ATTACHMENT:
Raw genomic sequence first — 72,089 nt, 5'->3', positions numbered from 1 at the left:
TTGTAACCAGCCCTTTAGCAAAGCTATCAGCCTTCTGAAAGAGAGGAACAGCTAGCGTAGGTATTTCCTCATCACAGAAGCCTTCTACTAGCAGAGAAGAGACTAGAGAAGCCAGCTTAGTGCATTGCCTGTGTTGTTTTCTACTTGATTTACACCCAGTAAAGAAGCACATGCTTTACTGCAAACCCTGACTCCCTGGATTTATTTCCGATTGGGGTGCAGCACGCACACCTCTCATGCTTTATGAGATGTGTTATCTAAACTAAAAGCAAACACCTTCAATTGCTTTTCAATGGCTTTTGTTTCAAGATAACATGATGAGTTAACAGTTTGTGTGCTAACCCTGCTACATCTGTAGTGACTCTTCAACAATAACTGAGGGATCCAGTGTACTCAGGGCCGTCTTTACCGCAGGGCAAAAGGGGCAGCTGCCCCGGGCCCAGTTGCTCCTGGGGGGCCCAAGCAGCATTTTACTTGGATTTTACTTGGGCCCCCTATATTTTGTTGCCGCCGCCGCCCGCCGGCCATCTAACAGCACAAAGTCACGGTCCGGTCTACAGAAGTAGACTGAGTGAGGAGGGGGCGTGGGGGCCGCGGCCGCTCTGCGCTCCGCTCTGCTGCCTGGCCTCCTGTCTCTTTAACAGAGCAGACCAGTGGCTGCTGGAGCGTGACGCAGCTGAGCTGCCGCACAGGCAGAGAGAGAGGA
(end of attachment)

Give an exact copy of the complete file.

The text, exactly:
Raw genomic sequence first — 72,089 nt, 5'->3', positions numbered from 1 at the left:
TTGTAACCAGCCCTTTAGCAAAGCTATCAGCCTTCTGAAAGAGAGGAACAGCTAGCGTAGGTATTTCCTCATCACAGAAGCCTTCTACTAGCAGAGAAGAGACTAGAGAAGCCAGCTTAGTGCATTGCCTGTGTTGTTTTCTACTTGATTTACACCCAGTAAAGAAGCACATGCTTTACTGCAAACCCTGACTCCCTGGATTTATTTCCGATTGGGGTGCAGCACGCACACCTCTCATGCTTTATGAGATGTGTTATCTAAACTAAAAGCAAACACCTTCAATTGCTTTTCAATGGCTTTTGTTTCAAGATAACATGATGAGTTAACAGTTTGTGTGCTAACCCTGCTACATCTGTAGTGACTCTTCAACAATAACTGAGGGATCCAGTGTACTCAGGGCCGTCTTTACCGCAGGGCAAAAGGGGCAGCTGCCCCGGGCCCAGTTGCTCCTGGGGGGCCCAAGCAGCATTTTACTTGGATTTTACTTGGGCCCCCTATATTTTGTTGCCGCCGCCGCCCGCCGGCCATCTAACAGCACAAAGTCACGGTCCGGTCTACAGAAGTAGACTGAGTGAGGAGGGGGCGTGGGGGCCGCGGCCGCTCTGCGCTCCGCTCTGCTGCCTGGCCTCCTGTCTCTTTAACAGAGCAGACCAGTGGCTGCTGGAGCGTGACGCAGCTGAGCTGCCGCACAGGCAGAGAGAGAGGA